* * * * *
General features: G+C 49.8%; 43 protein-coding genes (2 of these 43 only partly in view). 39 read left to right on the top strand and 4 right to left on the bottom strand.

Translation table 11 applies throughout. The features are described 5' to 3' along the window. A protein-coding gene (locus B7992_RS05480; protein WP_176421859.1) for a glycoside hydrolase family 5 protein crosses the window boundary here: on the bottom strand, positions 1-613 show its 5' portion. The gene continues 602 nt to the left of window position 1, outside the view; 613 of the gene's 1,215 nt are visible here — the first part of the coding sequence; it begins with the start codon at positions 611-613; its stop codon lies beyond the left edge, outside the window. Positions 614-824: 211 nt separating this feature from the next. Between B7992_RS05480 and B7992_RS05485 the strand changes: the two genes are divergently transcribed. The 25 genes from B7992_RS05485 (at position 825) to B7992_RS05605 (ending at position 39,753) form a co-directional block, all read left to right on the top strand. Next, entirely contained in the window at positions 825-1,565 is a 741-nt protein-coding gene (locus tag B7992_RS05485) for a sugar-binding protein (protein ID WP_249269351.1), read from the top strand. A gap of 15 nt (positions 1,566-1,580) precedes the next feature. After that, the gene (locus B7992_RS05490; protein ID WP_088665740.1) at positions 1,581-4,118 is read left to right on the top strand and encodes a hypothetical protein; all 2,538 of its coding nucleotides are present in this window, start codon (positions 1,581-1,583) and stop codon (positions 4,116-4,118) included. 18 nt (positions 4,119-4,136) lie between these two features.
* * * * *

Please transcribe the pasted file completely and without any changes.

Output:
General features: G+C 49.8%; 43 protein-coding genes (2 of these 43 only partly in view). 39 read left to right on the top strand and 4 right to left on the bottom strand.

Translation table 11 applies throughout. The features are described 5' to 3' along the window. A protein-coding gene (locus B7992_RS05480; protein WP_176421859.1) for a glycoside hydrolase family 5 protein crosses the window boundary here: on the bottom strand, positions 1-613 show its 5' portion. The gene continues 602 nt to the left of window position 1, outside the view; 613 of the gene's 1,215 nt are visible here — the first part of the coding sequence; it begins with the start codon at positions 611-613; its stop codon lies beyond the left edge, outside the window. Positions 614-824: 211 nt separating this feature from the next. Between B7992_RS05480 and B7992_RS05485 the strand changes: the two genes are divergently transcribed. The 25 genes from B7992_RS05485 (at position 825) to B7992_RS05605 (ending at position 39,753) form a co-directional block, all read left to right on the top strand. Next, entirely contained in the window at positions 825-1,565 is a 741-nt protein-coding gene (locus tag B7992_RS05485) for a sugar-binding protein (protein ID WP_249269351.1), read from the top strand. A gap of 15 nt (positions 1,566-1,580) precedes the next feature. After that, the gene (locus B7992_RS05490; protein ID WP_088665740.1) at positions 1,581-4,118 is read left to right on the top strand and encodes a hypothetical protein; all 2,538 of its coding nucleotides are present in this window, start codon (positions 1,581-1,583) and stop codon (positions 4,116-4,118) included. 18 nt (positions 4,119-4,136) lie between these two features.